Music removes depression

After reviewing 9 studies on the subject, researchers concluded that listening to songs and taking regular treatment would improve symptoms of depression and reduce anxiety.

For eleven years, scientists had not sat down to systematically review how much music therapy contributed in cases of depression. The impulse was a team of European researchers taking nine reports made in the world. A sum of 421 people participated in them, from teenagers to older people, responding if they preferred to take a regular treatment against this disorder and at the same time play or sing or simply listen to songs that made them feel better.

 

 

They read the studies not by one. They noticed that depression, which alters the mood, decreases interest and makes people lose their pleasure, seems to be fought in the short term by music. Specifically, for music therapy therapies so common to treat diseases such as Parkinson’s, Alzheimer’s, autism and even AIDS.

The effect is that music “seems to reduce depressive symptoms and anxiety and helps improve functioning (for example, maintaining participation in work, activities and relationships).” This was explained by the authors in the Cochrane Library, where the review was published this week along with their conclusions.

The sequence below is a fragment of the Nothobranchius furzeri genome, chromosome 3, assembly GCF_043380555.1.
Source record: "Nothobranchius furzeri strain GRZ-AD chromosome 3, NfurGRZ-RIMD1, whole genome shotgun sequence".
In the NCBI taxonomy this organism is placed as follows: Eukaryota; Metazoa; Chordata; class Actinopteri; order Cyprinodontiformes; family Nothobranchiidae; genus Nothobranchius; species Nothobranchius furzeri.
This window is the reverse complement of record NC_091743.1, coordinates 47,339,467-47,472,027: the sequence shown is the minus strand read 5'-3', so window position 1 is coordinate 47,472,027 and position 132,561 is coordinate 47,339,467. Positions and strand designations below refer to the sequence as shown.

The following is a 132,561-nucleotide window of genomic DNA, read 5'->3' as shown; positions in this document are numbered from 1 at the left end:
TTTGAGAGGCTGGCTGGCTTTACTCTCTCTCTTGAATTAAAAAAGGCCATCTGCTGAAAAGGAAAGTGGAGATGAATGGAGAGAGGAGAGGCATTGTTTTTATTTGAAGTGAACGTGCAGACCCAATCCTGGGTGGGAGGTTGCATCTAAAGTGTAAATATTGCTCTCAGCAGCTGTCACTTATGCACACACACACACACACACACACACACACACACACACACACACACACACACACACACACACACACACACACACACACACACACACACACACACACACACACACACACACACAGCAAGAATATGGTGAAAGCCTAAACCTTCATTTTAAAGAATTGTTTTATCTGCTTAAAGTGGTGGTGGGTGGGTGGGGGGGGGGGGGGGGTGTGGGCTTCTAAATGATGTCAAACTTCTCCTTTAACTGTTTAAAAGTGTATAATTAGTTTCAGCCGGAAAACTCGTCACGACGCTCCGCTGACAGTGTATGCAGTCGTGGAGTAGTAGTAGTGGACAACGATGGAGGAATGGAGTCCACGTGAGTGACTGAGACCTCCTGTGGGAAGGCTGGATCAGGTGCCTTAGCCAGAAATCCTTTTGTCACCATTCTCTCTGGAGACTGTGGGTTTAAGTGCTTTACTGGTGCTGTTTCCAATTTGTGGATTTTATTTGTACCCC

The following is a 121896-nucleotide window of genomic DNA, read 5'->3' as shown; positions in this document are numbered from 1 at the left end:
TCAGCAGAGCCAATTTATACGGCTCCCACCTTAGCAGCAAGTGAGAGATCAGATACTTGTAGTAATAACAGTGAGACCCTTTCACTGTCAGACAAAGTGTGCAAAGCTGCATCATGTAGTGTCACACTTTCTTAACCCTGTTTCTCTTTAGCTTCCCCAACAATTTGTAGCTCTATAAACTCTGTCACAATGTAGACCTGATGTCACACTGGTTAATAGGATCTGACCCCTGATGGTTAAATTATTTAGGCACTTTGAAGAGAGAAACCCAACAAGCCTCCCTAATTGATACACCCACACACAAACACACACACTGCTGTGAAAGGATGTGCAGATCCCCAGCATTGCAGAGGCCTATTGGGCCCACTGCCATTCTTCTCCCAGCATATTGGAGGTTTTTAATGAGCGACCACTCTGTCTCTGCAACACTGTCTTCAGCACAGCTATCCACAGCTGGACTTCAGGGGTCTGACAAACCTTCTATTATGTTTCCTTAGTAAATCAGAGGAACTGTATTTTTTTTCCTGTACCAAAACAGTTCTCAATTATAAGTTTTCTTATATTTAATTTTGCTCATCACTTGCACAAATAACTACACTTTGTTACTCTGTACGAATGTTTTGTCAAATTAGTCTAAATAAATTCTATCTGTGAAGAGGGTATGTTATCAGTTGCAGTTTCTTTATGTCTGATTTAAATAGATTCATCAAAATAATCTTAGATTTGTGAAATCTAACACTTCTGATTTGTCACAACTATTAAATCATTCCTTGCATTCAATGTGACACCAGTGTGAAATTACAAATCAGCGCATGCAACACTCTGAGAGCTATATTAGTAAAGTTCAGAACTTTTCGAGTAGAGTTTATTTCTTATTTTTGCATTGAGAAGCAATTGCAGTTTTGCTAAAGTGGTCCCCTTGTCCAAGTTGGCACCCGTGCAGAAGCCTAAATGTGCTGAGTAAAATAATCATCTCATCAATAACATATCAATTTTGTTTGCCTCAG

Although experts did not claim that music therapy was better than psychological therapy, they did show a marked improvement in those patients who combine both treatments. Thus, no adverse effects were recorded. The only thing the experts asked for were more trials, especially in children and adolescents, to reaffirm the finding and more research on how music therapy works.

For centuries, human beings have found in music a stimulus to meet their simplest and most positive emotions. Music has not only always been a kind companion of people, but in a catalyst for positive moods and a means to dilute anxiety and sadness.
It is used by painters, poets and writers to shake the tree of their inspiration. It accompanies us on the way to work or in the waiting rooms. It is the placid filling that accompanies the scenes of the films, the entertainment that tames the masses while awaiting the start of a match in the stadiums.


Several studies on the relationship between music and depression conclude that Listening to songs accompanying a therapeutic treatment is a successful combination for depressed people to begin to win the battle against the disease.
Studies consider that music reduces depressive symptoms, anxiety, and favors the better functioning of people in their daily tasks at work, or in their social relationships.

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